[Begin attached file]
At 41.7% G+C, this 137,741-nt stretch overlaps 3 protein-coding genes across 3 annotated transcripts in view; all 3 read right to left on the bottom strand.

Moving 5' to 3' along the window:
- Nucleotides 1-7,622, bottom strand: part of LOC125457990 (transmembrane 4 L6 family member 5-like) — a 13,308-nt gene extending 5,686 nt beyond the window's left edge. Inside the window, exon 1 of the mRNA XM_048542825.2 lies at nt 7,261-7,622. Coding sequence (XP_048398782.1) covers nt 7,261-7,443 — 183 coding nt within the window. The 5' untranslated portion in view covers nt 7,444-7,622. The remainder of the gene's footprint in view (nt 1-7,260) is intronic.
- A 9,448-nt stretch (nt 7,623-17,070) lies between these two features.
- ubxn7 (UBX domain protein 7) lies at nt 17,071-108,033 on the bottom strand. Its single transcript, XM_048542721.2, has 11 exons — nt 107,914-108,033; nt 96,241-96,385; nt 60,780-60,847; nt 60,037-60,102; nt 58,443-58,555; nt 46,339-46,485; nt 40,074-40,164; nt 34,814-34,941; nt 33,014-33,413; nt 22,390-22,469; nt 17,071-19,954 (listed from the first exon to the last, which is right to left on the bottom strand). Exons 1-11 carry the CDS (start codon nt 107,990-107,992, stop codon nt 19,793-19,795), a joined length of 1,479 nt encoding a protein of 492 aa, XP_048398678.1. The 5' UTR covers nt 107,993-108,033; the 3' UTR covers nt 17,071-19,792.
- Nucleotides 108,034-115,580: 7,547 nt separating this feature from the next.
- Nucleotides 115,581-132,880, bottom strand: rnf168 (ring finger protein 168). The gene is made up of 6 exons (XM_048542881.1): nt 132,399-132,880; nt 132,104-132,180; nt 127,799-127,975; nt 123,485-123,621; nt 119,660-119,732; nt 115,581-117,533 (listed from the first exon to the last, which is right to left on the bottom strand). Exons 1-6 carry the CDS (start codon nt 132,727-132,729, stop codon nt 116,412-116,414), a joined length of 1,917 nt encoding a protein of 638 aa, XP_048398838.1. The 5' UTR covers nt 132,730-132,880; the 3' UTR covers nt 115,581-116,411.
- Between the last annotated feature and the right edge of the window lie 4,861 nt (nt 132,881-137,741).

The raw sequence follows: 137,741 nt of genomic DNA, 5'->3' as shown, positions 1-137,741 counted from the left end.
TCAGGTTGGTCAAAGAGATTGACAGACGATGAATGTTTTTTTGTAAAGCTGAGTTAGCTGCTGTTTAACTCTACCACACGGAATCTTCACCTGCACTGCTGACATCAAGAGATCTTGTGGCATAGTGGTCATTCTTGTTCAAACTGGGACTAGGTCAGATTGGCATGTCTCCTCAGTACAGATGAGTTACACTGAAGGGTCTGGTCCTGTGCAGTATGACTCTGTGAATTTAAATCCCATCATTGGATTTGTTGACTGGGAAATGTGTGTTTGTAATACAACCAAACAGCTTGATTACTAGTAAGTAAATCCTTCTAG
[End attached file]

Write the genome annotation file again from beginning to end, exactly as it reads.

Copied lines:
At 41.7% G+C, this 137,741-nt stretch overlaps 3 protein-coding genes across 3 annotated transcripts in view; all 3 read right to left on the bottom strand.

Moving 5' to 3' along the window:
- Nucleotides 1-7,622, bottom strand: part of LOC125457990 (transmembrane 4 L6 family member 5-like) — a 13,308-nt gene extending 5,686 nt beyond the window's left edge. Inside the window, exon 1 of the mRNA XM_048542825.2 lies at nt 7,261-7,622. Coding sequence (XP_048398782.1) covers nt 7,261-7,443 — 183 coding nt within the window. The 5' untranslated portion in view covers nt 7,444-7,622. The remainder of the gene's footprint in view (nt 1-7,260) is intronic.
- A 9,448-nt stretch (nt 7,623-17,070) lies between these two features.
- ubxn7 (UBX domain protein 7) lies at nt 17,071-108,033 on the bottom strand. Its single transcript, XM_048542721.2, has 11 exons — nt 107,914-108,033; nt 96,241-96,385; nt 60,780-60,847; nt 60,037-60,102; nt 58,443-58,555; nt 46,339-46,485; nt 40,074-40,164; nt 34,814-34,941; nt 33,014-33,413; nt 22,390-22,469; nt 17,071-19,954 (listed from the first exon to the last, which is right to left on the bottom strand). Exons 1-11 carry the CDS (start codon nt 107,990-107,992, stop codon nt 19,793-19,795), a joined length of 1,479 nt encoding a protein of 492 aa, XP_048398678.1. The 5' UTR covers nt 107,993-108,033; the 3' UTR covers nt 17,071-19,792.
- Nucleotides 108,034-115,580: 7,547 nt separating this feature from the next.
- Nucleotides 115,581-132,880, bottom strand: rnf168 (ring finger protein 168). The gene is made up of 6 exons (XM_048542881.1): nt 132,399-132,880; nt 132,104-132,180; nt 127,799-127,975; nt 123,485-123,621; nt 119,660-119,732; nt 115,581-117,533 (listed from the first exon to the last, which is right to left on the bottom strand). Exons 1-6 carry the CDS (start codon nt 132,727-132,729, stop codon nt 116,412-116,414), a joined length of 1,917 nt encoding a protein of 638 aa, XP_048398838.1. The 5' UTR covers nt 132,730-132,880; the 3' UTR covers nt 115,581-116,411.
- Between the last annotated feature and the right edge of the window lie 4,861 nt (nt 132,881-137,741).

The raw sequence follows: 137,741 nt of genomic DNA, 5'->3' as shown, positions 1-137,741 counted from the left end.
TCAGGTTGGTCAAAGAGATTGACAGACGATGAATGTTTTTTTGTAAAGCTGAGTTAGCTGCTGTTTAACTCTACCACACGGAATCTTCACCTGCACTGCTGACATCAAGAGATCTTGTGGCATAGTGGTCATTCTTGTTCAAACTGGGACTAGGTCAGATTGGCATGTCTCCTCAGTACAGATGAGTTACACTGAAGGGTCTGGTCCTGTGCAGTATGACTCTGTGAATTTAAATCCCATCATTGGATTTGTTGACTGGGAAATGTGTGTTTGTAATACAACCAAACAGCTTGATTACTAGTAAGTAAATCCTTCTAG